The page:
In the second part, the author focuses on the force of norms in international relations as an important factor in restraining territorial conquest behavior after World War II. A global consensus has grown in support of norms against territorial conquest. These norms have consolidated force through regional and international institutions as a broader project to promote peace and maintain global stability. The author identifies different drives among countries that have led to them maximizing the importance of norms. Some countries glorify norms because they have no ambitions in other territories. Others – even the most powerful states – obey the norms because they realize that territorial disputes have been a major cause of wars and see that the stability of the international system serves their interests more. Some follow norms for fear of being punished if they violate them. According to the author, the support of norms against territorial conquest has caused undesirable and unintended consequences, including that the sanctity of borders created conditions that precipitated the failure and collapse of states as long as this sanctity prevents other states from interfering in the state’s internal affairs. The “border fixity” has also enabled some dictators to focus their efforts on extracting local resources for their own gains, since they do not need to focus attention on building a strong army in order to protect themselves from external predation. Furthermore, supporting norms against territorial conquest has contributed in some way to the growth of “never-ending civil wars.”


In the third part, the author warns of the dangers posed by the Russian invasion because it may revive the territorial conquest and undermine norms among the rest of the world. She believes that the fate of norms will depend largely on how the rest of the world responds to Russia. She also urges strengthening norms by condemning Russia’s behavior by all means regardless of Putin’s aims, whether it is changing the Zelensky regime, annexing some Ukrainian lands, or achieving other far aims, because accepting a limited violation of norms may be more dangerous in the long run than a total rejection of violation. Moreover, the author calls on the Western alliance not to lift sanctions on Russia entirely unless Putin recognizes Ukraine’s pre-2014 borders. If the global community fails to enforce norms against territorial conquest, the countries bordering the great powers will face grave dangers of extinction. The author then praises the Ukrainian resistance and reminds that about half of the countries that died violently since 1816 were subsequently resurrected thanks to national resistance and that few occupations throughout history actually achieved their long-term political goals.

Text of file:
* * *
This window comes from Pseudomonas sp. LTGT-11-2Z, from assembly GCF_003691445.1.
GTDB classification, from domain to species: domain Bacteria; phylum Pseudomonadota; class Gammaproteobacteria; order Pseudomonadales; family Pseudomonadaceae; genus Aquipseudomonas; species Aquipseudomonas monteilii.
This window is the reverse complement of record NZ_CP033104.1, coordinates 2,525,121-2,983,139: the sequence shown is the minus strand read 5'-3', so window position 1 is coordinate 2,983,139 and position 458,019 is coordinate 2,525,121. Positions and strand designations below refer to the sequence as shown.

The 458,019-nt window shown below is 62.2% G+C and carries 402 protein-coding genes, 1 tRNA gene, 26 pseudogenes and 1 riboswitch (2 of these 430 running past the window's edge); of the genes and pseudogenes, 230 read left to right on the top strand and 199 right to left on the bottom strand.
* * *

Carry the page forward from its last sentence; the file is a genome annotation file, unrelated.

In the last part, the author urges recommitting to norms against territorial conquest. It is true that norms are not permanent once they are entrenched, and that they have not prevented wars, conflicts, and political assassinations since 1945, however, they have succeeded in reducing wars between nations over unreconciled territorial boundaries. The author provides examples of territorial disputes, like between El Salvador and Honduras in 1986, and between Bahrain and Qatar in 1991, where norms contributed to a resolution without violence by driving the states to resolve their disputes through institutions such as the International Court of Justice. The author concludes by emphasizing that the war between Russia and Ukraine goes beyond the geography of both, and “if the norm against territorial conquest ends up as another casualty of this war, states would be wise to carefully tend to their borders.”


By: Djallel Khechib, CIGA  Senior Research Associate